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Thursday, December 13, 2018 — 2:30 PM EST

Neil Turok, Perimeter Institute

Observations reveal the cosmos to be astonishingly simple, and yet deeply puzzling, on the largest accessible scales. Why is it so nearly symmetrical? Why is there a cosmological constant (or dark energy) and what fixes its value? How did everything we see emerge from a singular “point” in the past?

Friday, December 14, 2018 — 1:15 PM EST

Wavelength selective thermal emitters using nitride quantum wells and photonic crystals

Dr. Dongyeon Daniel Kang, Kyoto University

Wavelength selective thermal emitters are highly desired for the development of the compact/energy-efficient spectroscopic sensing systems capable of detecting various gases such as COx, CH4, and NOx, which are strongly needed in environmental science, medical care, and other industrial applications. In addition, for the latter applications, dynamic control of thermal emission intensity is important for such emitters because synchronous detection can increase the signal-to-noise ratio significantly.

Friday, January 11, 2019 — 1:15 PM EST

Crafting high-dimensional tools for photonic quantum networks with tailored nonlinear optics

John Donohue, Institute for Quantum Computing

The time-frequency degree of freedom of light offers an intrinsically high-dimensional encoding space which is naturally compatible with waveguide devices and fiber infrastructure. However, coherent manipulation and measurement the information-carrying modes presents a challenge due to the sub-picosecond timescales inherent to downconversion-based photon sources. In this talk, I will discuss methods based on ultrafast pulse shaping and sum-frequency generation to address these temporal modes.

Friday, January 18, 2019 — 12:00 PM EST

Speaker: Neil Henderson

Abstract: The patent system provides a monopoly in return for disclosure of new technology. The disclosures (patent applications) are published and classified by technology to provide an extensive global resource available on line. Want to know how many patent applications Apple has for quantum cryptography? Who else is working in your area ? Does anyone hold a dominant position or are the rights widely distributed?

Friday, January 25, 2019 — 12:00 PM EST

Speaker: Heather Hoff

Abstract: Software is a key asset of any new business. How do you protect the results of weeks or months of hard labour? Who owns the software and how do I mange its development to ensure its inherent value is maintained? Should I use Open Source, or even contribute to Open Source? What are the benefits and how does this measure up against the risks?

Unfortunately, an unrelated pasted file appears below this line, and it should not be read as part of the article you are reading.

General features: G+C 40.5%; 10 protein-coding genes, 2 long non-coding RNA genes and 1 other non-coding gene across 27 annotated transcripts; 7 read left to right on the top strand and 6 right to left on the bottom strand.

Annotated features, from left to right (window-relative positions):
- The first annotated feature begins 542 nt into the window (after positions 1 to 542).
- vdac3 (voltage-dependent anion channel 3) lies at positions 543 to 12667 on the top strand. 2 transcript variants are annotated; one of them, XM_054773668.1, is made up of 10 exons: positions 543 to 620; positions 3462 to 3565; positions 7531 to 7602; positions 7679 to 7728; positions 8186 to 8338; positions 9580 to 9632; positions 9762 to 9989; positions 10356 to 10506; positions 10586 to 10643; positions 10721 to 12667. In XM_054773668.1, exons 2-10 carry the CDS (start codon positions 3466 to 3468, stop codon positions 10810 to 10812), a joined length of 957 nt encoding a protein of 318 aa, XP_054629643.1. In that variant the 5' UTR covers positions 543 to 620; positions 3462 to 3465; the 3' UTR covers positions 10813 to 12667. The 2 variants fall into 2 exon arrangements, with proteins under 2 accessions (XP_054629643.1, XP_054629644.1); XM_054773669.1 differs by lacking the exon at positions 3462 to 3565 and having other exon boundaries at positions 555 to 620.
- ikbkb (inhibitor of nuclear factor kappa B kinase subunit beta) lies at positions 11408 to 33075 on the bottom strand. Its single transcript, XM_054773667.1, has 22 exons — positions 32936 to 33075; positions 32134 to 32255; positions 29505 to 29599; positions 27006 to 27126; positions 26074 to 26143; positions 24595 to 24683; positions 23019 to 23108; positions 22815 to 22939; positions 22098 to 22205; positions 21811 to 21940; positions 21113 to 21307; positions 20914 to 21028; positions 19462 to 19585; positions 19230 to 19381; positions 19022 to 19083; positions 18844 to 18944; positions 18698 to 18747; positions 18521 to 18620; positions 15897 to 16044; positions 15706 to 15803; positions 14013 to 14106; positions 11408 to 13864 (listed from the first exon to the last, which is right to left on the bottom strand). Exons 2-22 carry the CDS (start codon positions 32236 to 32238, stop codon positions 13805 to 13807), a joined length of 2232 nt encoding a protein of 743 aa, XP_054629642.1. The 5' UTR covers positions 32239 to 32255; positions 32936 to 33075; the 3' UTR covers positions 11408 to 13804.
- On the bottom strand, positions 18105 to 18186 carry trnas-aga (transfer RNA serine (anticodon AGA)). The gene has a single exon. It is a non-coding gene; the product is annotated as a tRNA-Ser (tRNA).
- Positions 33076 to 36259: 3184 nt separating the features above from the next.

Monday, January 28, 2019 — 2:30 PM EST

Ken Andersen, Neutron Instruments Division, European Spallation Source ERIC

Friday, February 8, 2019 — 12:00 PM EST

Speaker: Viona M. Duncan

Abstract: We all want to be the nice guy, but we do not want to finish last. How should we respect the IP of others, particularly confidential information and what should we expect of others when we provide confidential information to them? Simple steps that can be taken to meet obligations and preserve confidentiality will be discussed. You may also have obligations to funding agencies and the University. The UW IP policy will be discussed along with issues of ownership and employee confidentiality.

Monday, February 11, 2019 — 2:30 PM EST

Gui-Lu Long
Beijing National Research Center for Information Science and Technology; Tsinghua University; Beijing Academy of Quantum Information

Quantum computer computes with the superposition of quantum states, and processes quantum parallelism. In this keynote talk, after briefly introducing the principle, and the current status of quantum hardware development, I will concentrate on the quantum algorithms, notably the Shor and Grover algorithm.

Tuesday, May 14, 2019 — 12:00 PM EDT

Speaker: Thomas K. Hunter and Neil Henderson

Abstract:

A lot of different concepts and possibilities have been discussed. The final session will recap those and put them in perspective, with emphasis on the relevance to a "typical" university start up and the people involved.


This is the final lecture in the CryptoWorks21 Intellectual Property (IP) Management Lunch and Learn Lecture Series. Knowledgeable speakers will give in-depth presentations that build on previous sessions.

Monday, May 27, 2019 (all day) to Friday, June 7, 2019 (all day)
Undergraduate School on Experimental Quantum Information Processing logo

Join us at the Institute for Quantum Computing for a two-week introduction to the theoretical and experimental study of quantum information processing.

During the Undergraduate School on Experimental Quantum Information Processing (USEQIP) will be exposed to lectures and experiments on the following topics and more.

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Educational programs

QKD - Quantum Key Distribution Summer School

USEQIP - Undergraduate School on Experimental Quantum Information Processing

QCSYS - Quantum Cryptography School for Young Students

Quantum Innovators logo